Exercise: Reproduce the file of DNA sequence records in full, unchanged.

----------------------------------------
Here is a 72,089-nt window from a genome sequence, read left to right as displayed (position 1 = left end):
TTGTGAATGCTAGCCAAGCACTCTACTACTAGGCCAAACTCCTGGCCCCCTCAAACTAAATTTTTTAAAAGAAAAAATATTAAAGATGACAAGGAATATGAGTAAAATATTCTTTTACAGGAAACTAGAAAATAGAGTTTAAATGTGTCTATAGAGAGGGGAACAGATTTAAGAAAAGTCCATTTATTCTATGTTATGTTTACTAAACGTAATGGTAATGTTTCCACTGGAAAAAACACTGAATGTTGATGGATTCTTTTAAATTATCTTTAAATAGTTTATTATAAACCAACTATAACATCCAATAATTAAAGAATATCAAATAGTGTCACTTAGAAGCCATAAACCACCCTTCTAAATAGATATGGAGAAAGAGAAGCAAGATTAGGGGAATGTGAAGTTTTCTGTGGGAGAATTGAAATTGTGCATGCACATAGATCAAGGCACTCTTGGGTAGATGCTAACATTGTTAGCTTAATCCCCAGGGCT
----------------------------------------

Here is a 72,089-nt window from a genome sequence, read left to right as displayed (position 1 = left end):
TTGTGAATGCTAGCCAAGCACTCTACTACTAGGCCAAACTCCTGGCCCCCTCAAACTAAATTTTTTAAAAGAAAAAATATTAAAGATGACAAGGAATATGAGTAAAATATTCTTTTACAGGAAACTAGAAAATAGAGTTTAAATGTGTCTATAGAGAGGGGAACAGATTTAAGAAAAGTCCATTTATTCTATGTTATGTTTACTAAACGTAATGGTAATGTTTCCACTGGAAAAAACACTGAATGTTGATGGATTCTTTTAAATTATCTTTAAATAGTTTATTATAAACCAACTATAACATCCAATAATTAAAGAATATCAAATAGTGTCACTTAGAAGCCATAAACCACCCTTCTAAATAGATATGGAGAAAGAGAAGCAAGATTAGGGGAATGTGAAGTTTTCTGTGGGAGAATTGAAATTGTGCATGCACATAGATCAAGGCACTCTTGGGTAGATGCTAACATTGTTAGCTTAATCCCCAGGGCT